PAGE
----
Filing an Extension: How Does it Work?

Filing your taxes can be a stressful process for even the most organized person.  If you’re struggling to amass the various documents you need and/or make decisions about your tax filing status, you may need more time.  Tax extensions are a viable option for both businesses and individuals, but there are a few things you should understand about this process before you fill out any forms.

How long is the extension?

For personal tax returns, a standard extension can give you an extra six months by extending your deadline from April 17th to October 15th in 2018.  You can also file for two-month extension if you’re going to miss the original deadline because you’re out of the country.  Most people opt for the standard, though, just to give themselves more time to put everything in order.

Are there any penalties for filing an extension? 

The answer to this question is both yes and no—depending on the situation.  If you usually get a refund, then filing an extension protects your ability to collect this.  The IRS imposes a three-year deadline on receiving your refund check.  Normally, this requires being several years behind on filing your taxes, but if you filed extensions in a timely matter, you can also extend this statute of limitations by an additional six months.

Thus, if you’re taxes are fully paid, you won’t be penalized.  If, however, you typically owe money, then there could be financial consequences.  Many people fail to realize that the extension only applies to actually filing your return.  It does not give you extra time to pay your taxes; those are due, in full, on April 17th.  If you can’t pay your outstanding balance by that date, you should pay what you can because late fees are assessed by a percentage each month.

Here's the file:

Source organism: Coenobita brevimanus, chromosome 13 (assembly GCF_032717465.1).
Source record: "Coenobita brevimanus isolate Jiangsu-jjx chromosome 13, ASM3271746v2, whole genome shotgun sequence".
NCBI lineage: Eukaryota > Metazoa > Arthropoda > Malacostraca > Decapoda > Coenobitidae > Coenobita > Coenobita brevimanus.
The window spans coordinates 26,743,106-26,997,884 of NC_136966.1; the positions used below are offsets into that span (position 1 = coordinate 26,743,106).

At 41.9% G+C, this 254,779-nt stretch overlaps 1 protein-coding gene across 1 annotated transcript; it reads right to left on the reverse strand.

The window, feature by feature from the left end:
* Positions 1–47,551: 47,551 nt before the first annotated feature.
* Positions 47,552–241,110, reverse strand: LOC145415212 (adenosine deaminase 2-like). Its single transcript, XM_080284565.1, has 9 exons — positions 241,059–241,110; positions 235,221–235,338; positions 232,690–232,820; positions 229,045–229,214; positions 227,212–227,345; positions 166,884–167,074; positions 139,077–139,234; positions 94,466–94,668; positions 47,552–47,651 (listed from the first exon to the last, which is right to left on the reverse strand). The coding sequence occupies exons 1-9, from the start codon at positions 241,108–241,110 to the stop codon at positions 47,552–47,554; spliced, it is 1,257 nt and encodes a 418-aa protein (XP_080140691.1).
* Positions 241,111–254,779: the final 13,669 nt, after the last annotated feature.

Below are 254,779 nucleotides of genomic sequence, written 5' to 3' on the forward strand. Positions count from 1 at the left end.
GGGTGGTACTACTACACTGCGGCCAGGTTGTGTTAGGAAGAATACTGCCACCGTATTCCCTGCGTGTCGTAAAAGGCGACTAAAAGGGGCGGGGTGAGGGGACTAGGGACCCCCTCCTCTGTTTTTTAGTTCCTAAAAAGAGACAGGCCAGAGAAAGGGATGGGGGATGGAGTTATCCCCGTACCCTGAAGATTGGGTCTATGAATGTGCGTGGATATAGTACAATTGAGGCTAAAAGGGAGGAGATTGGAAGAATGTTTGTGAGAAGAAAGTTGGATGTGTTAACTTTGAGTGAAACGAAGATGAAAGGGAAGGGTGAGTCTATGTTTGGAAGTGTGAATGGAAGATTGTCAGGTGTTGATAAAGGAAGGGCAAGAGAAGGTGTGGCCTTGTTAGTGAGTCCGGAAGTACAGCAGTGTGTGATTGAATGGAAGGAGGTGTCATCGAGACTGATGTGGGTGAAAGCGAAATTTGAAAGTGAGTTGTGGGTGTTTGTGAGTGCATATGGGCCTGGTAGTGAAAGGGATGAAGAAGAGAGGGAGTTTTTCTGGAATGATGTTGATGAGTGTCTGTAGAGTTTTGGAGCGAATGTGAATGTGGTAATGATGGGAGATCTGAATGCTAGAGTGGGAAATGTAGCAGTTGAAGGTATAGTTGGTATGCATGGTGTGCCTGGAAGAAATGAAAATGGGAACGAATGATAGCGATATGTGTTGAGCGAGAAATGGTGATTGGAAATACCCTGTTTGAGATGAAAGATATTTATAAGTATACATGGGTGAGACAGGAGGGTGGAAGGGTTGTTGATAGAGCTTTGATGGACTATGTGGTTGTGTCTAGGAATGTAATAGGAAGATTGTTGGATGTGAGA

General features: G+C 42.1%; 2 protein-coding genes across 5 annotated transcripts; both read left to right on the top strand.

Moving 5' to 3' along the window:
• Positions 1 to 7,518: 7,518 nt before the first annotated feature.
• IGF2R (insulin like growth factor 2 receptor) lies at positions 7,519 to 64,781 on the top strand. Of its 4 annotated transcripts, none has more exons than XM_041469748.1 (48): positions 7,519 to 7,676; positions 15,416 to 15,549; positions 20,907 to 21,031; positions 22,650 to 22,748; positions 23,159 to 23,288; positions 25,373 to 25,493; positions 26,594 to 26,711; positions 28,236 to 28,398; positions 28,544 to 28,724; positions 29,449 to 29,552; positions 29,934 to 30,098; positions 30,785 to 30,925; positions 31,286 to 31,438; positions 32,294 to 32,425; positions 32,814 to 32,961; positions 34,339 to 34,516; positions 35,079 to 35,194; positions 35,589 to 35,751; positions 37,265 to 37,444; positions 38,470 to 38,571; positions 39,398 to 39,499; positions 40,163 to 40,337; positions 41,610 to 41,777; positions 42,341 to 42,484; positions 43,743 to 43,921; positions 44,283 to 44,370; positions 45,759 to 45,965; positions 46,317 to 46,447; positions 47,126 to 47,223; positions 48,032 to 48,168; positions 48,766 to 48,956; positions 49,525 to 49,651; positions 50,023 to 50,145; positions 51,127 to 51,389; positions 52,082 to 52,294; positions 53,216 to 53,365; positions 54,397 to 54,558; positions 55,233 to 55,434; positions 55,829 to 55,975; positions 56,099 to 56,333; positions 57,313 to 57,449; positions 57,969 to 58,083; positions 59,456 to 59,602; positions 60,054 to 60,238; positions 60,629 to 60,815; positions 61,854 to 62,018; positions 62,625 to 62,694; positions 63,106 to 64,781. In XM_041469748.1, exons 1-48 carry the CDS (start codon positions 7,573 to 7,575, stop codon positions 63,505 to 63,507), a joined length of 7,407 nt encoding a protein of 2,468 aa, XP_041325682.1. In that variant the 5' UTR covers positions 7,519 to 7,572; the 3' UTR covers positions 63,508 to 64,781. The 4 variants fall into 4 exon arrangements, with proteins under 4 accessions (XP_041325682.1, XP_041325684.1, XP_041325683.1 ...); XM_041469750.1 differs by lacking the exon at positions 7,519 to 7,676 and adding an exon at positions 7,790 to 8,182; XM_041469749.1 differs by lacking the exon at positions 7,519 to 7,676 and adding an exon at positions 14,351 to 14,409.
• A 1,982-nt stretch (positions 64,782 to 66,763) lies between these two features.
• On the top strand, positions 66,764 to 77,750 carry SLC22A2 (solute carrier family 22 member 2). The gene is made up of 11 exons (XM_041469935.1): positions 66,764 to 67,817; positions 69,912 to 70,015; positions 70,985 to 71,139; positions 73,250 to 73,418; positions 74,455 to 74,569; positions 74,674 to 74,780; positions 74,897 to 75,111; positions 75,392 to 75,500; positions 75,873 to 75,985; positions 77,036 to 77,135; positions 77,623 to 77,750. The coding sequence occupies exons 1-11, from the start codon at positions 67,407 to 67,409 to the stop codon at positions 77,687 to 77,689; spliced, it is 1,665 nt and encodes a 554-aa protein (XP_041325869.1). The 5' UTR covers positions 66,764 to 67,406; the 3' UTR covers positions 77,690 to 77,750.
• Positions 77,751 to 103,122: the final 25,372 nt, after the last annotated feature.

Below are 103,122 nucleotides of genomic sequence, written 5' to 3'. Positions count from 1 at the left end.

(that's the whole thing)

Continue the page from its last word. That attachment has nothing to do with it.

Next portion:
If you fail to file either your taxes, or an extension, the IRS can charge a 5% monthly penalty on your total balance.  By filing an extension, you avoid this and are only subject to the late payment penalty, which is only 0.5%.  Since this interest is compounded daily—meaning it’s added to the principal that you’re charged a percentage of—your bill can grow quickly.  Fortunately, there’s a provision that limits the maximum late penalty payment to 25% of your total tax bill.  Therefore, if you owe $2,000, the most you’ll pay in additional late fees is $500.  If you’d prefer to just pay what you owe, try to make your suggested payment by the normal deadline, even if you do file an extension.

How do I file an extension?

After speaking with one of our experienced professionals at ENSO Accounting, if you want to pursue this option, we’ll handle much of the process for you.  We’ll file the necessary form on your behalf, and make sure it’s received and approved.  If you file your own taxes, you’ll be responsible for submitting the form directly to the IRS via the postal service (as they don’t have an option to file it online) and then following up with them.  Some online tax services have an electronic option, but you’ll still be responsible for verifying its ultimate arrival.

Since these requests have to be approved prior to the April 17th deadline, it’s important you submit everything early—especially because some extension requests are rejected.  Usually, it’s a simple matter of a clerical error, which you then have 5 days to correct and resubmit.  However, in some cases, it’s not possible to file an extension.  Before undertaking this process on your own, consult with our team and let us take the stress out of tax time.